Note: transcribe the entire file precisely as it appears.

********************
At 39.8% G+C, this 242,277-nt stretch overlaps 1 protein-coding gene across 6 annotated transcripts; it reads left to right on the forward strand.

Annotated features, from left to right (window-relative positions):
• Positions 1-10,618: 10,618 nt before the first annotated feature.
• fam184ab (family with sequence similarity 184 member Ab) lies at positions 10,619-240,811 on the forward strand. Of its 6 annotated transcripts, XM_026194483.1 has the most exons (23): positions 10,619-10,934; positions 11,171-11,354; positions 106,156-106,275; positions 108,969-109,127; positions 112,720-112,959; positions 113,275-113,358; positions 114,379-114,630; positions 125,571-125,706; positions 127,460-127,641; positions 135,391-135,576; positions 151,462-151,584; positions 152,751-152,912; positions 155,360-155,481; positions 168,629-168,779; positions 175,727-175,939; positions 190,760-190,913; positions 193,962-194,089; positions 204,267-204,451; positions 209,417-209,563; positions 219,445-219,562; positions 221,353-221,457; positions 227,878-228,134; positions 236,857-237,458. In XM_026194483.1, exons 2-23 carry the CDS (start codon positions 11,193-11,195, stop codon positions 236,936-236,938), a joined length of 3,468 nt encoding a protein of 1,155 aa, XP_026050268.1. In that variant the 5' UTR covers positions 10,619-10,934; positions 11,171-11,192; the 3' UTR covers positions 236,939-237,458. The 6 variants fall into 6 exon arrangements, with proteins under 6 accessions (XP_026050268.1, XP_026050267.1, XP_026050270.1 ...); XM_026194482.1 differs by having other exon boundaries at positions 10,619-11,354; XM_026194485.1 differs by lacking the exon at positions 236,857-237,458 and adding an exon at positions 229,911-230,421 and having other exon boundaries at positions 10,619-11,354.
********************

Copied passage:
At 39.8% G+C, this 242,277-nt stretch overlaps 1 protein-coding gene across 6 annotated transcripts; it reads left to right on the forward strand.

Annotated features, from left to right (window-relative positions):
• Positions 1-10,618: 10,618 nt before the first annotated feature.
• fam184ab (family with sequence similarity 184 member Ab) lies at positions 10,619-240,811 on the forward strand. Of its 6 annotated transcripts, XM_026194483.1 has the most exons (23): positions 10,619-10,934; positions 11,171-11,354; positions 106,156-106,275; positions 108,969-109,127; positions 112,720-112,959; positions 113,275-113,358; positions 114,379-114,630; positions 125,571-125,706; positions 127,460-127,641; positions 135,391-135,576; positions 151,462-151,584; positions 152,751-152,912; positions 155,360-155,481; positions 168,629-168,779; positions 175,727-175,939; positions 190,760-190,913; positions 193,962-194,089; positions 204,267-204,451; positions 209,417-209,563; positions 219,445-219,562; positions 221,353-221,457; positions 227,878-228,134; positions 236,857-237,458. In XM_026194483.1, exons 2-23 carry the CDS (start codon positions 11,193-11,195, stop codon positions 236,936-236,938), a joined length of 3,468 nt encoding a protein of 1,155 aa, XP_026050268.1. In that variant the 5' UTR covers positions 10,619-10,934; positions 11,171-11,192; the 3' UTR covers positions 236,939-237,458. The 6 variants fall into 6 exon arrangements, with proteins under 6 accessions (XP_026050268.1, XP_026050267.1, XP_026050270.1 ...); XM_026194482.1 differs by having other exon boundaries at positions 10,619-11,354; XM_026194485.1 differs by lacking the exon at positions 236,857-237,458 and adding an exon at positions 229,911-230,421 and having other exon boundaries at positions 10,619-11,354.